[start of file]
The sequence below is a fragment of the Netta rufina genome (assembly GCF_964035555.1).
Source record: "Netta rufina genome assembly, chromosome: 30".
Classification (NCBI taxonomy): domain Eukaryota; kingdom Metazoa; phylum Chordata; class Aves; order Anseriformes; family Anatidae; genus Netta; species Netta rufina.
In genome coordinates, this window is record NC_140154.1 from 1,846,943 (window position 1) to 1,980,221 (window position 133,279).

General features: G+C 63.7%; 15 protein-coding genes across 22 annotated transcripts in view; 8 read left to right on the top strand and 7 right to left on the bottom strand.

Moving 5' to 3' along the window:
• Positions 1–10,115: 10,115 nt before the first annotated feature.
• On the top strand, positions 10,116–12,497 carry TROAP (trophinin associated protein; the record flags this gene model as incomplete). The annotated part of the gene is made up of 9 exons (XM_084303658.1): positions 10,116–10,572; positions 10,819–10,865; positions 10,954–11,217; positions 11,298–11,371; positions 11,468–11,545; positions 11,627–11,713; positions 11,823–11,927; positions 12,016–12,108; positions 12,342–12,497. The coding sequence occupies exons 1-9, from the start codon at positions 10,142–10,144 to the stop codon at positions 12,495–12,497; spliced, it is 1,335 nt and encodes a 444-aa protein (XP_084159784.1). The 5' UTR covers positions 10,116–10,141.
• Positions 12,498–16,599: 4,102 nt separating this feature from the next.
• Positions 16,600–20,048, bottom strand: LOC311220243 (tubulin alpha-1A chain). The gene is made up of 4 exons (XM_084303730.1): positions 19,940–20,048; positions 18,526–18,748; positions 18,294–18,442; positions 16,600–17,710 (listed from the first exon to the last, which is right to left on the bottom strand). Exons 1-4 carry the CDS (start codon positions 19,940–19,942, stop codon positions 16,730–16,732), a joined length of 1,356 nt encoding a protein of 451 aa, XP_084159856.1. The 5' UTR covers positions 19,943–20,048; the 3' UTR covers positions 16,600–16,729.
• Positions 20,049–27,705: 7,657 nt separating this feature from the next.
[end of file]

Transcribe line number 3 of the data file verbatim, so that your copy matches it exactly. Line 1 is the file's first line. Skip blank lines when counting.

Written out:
Classification (NCBI taxonomy): domain Eukaryota; kingdom Metazoa; phylum Chordata; class Aves; order Anseriformes; family Anatidae; genus Netta; species Netta rufina.